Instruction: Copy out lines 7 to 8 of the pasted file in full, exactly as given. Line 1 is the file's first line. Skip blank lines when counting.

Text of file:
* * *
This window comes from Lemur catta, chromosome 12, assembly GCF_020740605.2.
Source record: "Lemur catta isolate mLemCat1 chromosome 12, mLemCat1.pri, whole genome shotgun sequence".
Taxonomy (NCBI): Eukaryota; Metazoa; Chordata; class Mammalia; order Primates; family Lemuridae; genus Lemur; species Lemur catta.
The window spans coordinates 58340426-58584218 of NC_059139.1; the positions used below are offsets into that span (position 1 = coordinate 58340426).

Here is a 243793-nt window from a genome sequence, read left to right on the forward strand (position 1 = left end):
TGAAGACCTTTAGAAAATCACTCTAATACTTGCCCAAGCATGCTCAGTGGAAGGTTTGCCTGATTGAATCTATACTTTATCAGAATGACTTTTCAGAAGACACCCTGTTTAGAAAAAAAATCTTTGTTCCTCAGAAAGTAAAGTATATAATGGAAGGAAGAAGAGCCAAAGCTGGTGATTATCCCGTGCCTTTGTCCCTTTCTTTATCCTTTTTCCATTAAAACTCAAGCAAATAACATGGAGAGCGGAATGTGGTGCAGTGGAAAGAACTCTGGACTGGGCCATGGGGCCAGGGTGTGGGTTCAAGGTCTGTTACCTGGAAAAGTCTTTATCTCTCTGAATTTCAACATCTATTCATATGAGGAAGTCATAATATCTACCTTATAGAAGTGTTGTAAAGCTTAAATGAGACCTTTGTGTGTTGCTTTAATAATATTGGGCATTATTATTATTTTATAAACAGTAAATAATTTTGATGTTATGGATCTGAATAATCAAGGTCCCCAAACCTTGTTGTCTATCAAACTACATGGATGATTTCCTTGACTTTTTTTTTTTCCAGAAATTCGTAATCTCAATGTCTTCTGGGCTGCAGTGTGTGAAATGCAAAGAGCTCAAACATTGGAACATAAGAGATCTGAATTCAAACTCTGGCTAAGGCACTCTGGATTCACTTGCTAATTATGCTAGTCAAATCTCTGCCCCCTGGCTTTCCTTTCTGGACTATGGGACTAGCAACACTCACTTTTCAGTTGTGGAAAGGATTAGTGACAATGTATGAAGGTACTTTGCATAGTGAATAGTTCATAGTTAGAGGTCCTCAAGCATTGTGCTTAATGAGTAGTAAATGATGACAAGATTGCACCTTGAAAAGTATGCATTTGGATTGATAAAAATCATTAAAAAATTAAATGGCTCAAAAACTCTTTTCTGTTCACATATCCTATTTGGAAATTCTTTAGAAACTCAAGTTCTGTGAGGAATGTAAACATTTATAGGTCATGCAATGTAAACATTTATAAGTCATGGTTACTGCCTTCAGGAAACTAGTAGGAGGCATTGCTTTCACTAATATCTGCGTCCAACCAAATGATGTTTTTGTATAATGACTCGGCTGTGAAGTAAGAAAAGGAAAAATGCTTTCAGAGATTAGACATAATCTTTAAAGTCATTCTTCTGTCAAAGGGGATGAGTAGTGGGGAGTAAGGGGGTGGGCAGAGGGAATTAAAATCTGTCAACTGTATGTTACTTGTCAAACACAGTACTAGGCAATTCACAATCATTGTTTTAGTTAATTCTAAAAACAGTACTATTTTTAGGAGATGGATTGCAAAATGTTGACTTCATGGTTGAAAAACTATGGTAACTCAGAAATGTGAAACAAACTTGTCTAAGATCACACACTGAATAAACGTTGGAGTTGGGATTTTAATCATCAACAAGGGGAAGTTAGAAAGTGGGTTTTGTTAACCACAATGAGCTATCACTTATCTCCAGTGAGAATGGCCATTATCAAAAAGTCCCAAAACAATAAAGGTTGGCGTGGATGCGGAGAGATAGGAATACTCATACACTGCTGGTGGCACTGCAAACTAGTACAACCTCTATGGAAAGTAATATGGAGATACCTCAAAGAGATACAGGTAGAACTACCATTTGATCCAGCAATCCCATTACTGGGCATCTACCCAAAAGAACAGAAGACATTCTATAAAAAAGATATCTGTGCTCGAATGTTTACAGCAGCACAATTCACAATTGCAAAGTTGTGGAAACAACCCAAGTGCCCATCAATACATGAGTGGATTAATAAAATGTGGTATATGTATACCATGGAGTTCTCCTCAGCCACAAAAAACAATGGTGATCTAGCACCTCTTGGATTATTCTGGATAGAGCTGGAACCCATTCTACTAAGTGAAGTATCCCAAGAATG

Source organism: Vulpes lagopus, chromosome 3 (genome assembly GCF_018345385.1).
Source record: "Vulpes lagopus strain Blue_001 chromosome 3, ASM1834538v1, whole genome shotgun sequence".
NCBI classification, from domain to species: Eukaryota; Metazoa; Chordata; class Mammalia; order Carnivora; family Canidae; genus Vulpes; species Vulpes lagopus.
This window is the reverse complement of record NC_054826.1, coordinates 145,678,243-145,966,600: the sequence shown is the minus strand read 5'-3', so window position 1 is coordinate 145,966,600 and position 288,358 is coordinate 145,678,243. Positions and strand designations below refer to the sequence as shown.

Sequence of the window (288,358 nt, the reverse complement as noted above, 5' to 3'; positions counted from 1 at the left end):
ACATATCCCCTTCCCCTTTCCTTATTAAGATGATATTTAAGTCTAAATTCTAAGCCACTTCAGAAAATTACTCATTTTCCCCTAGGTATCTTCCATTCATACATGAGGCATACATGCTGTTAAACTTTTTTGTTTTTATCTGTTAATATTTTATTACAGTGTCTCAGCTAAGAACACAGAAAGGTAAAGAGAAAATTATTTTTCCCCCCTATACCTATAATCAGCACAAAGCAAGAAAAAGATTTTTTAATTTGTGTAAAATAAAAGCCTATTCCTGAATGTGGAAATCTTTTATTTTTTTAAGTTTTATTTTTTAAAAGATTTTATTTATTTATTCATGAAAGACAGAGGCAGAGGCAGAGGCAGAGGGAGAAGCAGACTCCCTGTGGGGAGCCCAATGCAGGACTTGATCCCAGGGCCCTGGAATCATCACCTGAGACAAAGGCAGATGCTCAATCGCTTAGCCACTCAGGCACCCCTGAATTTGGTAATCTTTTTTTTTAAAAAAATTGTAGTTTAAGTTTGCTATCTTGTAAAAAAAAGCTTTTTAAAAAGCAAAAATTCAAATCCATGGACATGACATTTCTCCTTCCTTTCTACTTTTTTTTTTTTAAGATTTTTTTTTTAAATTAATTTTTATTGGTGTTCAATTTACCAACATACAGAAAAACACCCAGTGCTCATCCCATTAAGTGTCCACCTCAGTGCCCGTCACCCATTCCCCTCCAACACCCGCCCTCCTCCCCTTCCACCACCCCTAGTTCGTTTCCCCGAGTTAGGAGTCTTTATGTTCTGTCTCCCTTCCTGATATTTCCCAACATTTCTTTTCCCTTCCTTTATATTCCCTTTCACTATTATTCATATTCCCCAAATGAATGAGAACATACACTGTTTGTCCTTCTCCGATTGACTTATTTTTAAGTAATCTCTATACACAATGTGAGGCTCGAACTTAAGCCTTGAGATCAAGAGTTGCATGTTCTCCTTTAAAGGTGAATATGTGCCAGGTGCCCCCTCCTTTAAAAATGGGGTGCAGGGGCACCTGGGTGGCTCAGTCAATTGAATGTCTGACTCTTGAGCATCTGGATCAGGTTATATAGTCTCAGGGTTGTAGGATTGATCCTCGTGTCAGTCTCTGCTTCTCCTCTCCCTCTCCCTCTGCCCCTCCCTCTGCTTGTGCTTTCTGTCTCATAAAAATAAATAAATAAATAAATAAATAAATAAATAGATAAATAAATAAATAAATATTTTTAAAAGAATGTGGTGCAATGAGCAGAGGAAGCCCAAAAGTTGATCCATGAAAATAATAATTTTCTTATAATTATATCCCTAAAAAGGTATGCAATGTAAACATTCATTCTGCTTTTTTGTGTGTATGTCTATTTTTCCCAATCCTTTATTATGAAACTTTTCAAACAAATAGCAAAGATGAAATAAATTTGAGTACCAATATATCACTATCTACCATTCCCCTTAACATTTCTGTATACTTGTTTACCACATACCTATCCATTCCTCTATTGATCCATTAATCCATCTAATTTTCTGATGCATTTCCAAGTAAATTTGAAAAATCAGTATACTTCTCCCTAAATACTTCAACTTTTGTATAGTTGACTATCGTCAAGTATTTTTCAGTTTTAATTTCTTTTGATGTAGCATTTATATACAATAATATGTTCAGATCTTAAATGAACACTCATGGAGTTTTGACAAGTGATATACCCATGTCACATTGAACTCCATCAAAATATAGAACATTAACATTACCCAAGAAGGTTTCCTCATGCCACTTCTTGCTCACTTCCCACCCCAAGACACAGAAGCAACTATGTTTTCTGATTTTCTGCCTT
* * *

Source organism: Vulpes lagopus, chromosome 3 (genome assembly GCF_018345385.1).
Source record: "Vulpes lagopus strain Blue_001 chromosome 3, ASM1834538v1, whole genome shotgun sequence".